In the age of unmanned missions to the moon, flowers might become the next iconic picture that will “stir enthusiasm for spaceflight.” And Paragon Space Development wants to be the first company to plant said flowers on the moon. Paragon’s CEO, Taber MacCallum, will plant the seeds in a greenhouse that has been designed to block off space radiation and withstand the moon’s extreme temperatures —which can dip to 240 degrees below Fahrenheit (F) at night and rise to 225 degrees F during the day.
Here’s how MacCallum plans to pull off his feat. First, the greenhouse (made of metal-reinforced glass) will hitch a ride on the Odyssey Moon, one of the competitors for the Google Lunar X Prize. When the greenhouse lands on the moon’s surface, the incubated mustard seeds will complete their life cycle, and bloom into six flowers (that’s all there’s room for). While it would take two weeks for a mustard seed to blossom into a flower on earth, it’ll take just a single lunar day for the flower to bud on the moon.
When you’re feeling stressed, do you need everything clean now? Do you also find everything and everyone getting in your way? Then the emotion-sensing Roomba vacuum cleaner is for you—it can sense if you’re feeling stressed or relaxed, and act accordingly.
If your stress level reads high, the robot will start cleaning but keep its distance, while if your stress is low, Roomba will come closer to you, as a pet does its owner.
A special headband captures biolectric signals from your forehead, and control software then translates your muscle tension readings into how much stress you’re feeling. The more tense your muscles, the higher your stress level is interpreted to be.
If your reading falls in between either extreme, the robot will continue in its current mode until the stress level reaches a threshold that tells it to change behavior.
“While p-zombies are logically possible but naturally improbable, an approximation of i-zombies actually exists”
Think washing your hair is a harmless act of hygiene? Think again! That is, if researchers into the dark sides of shampoo have anything to say about it.
It turns out that a fragrance used in many shampoos is a common allergen that may even cause eczema. Air-oxidized linalool, which is present in up to 80 percent of shampoo products, has been ranked as the third most common eczema-causing substance, falling behind only nickel and cobalt.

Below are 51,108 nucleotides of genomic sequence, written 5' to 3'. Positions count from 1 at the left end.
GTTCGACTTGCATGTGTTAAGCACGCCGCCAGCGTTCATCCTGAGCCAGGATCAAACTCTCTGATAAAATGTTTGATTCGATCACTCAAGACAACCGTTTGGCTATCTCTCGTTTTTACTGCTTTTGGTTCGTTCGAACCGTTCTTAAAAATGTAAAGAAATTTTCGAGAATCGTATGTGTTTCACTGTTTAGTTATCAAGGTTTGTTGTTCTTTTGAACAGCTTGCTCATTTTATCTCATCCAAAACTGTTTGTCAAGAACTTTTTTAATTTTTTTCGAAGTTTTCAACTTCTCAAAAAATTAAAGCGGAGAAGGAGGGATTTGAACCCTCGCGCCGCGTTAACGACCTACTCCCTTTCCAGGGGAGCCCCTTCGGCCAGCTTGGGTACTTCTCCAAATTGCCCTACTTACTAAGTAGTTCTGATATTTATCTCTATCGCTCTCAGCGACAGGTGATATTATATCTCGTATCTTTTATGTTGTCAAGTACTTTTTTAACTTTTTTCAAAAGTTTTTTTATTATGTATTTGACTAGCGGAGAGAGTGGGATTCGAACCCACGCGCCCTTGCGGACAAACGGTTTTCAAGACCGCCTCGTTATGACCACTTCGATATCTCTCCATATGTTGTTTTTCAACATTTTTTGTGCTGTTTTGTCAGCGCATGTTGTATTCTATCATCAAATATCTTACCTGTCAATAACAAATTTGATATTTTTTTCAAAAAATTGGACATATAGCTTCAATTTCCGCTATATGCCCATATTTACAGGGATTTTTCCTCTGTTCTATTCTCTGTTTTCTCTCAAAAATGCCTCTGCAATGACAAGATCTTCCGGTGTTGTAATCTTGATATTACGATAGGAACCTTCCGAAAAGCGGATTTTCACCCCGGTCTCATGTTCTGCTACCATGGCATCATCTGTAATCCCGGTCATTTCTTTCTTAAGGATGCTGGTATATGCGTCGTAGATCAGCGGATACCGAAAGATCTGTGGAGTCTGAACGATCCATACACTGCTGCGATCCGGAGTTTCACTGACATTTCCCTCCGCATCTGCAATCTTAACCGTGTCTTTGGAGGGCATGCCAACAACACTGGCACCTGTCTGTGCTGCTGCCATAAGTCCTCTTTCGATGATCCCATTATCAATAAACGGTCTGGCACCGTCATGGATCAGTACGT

And even if you escape the eczema, once you wash and send those suds down the drain, they start spreading drug-resistant bacteria, according to new reports. Sewage sludge collected by municipalities contains antibiotic-resistant microbes that grow faster in the presence of chemicals in shampoo and household detergents.
On the plausibility of Superman’s x-ray vision
• Toxic sofas, after being shipped from China with packets of a harmful mold-inhibitor, caused extreme skin rashes and burns on at least 1,600—and possibly tens of thousands not yet identified—people in England.
• Science education is under assault in Texas.
• Daddy long-legs are threatened by climate change, a gorilla suffered a seizure and was given an MRI, and a campaign helps endangered species by enlisting clothing brands to save their namesakes: Lacoste to the crocodiles’ rescue!
• Also, we’re doomed.
Get the full story behind the caption in the 80beats post, Fish Are on Antidepressants, Allergy Meds, and a Host of Other Pharmaceuticals.
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Photo: flickr / nikoretro
It’s an ironic invention in a country that takes its pizza seriously, even pushing for pizza-policing legislation. But this culinary “cultural commodity” for Italy can now be made—fresh!—by a vending machine.
“Let’s Pizza” is a bright red machine that, using technology developed at the University of Bologna, kneads flour and water into dough, forms it into the classic round shape, spreads the sauce and adds the toppings of a customer’s choosing—either cheese and tomato, ham, bacon, or fresh vegetables. The pizza then bakes in an “oven” that uses infrared rays, and when finished, slides right out into the hungry customer’s hands.
…or a danger to our grandmothers?
“A 63-year-old woman developed acute back pain and sciatica after playing hula-hoop”
This gem comes from a medical review published in 1959 by ZH Zaidi, “Hula-hoop syndrome“.
Are you religious, but find yourself with no time to pray? Then Information Age Prayer has the solution you need. For just $4.95 a month, this online service will have your prayers said for you.
The program uses text-to-speech synthesizers to say prayers in a voice designed to emulate the volume and speed of an average praying person. Choose from Protestant, Catholic, Jewish, Muslim, and if you’re unaffiliated, no problem! They’ve got options for you as well.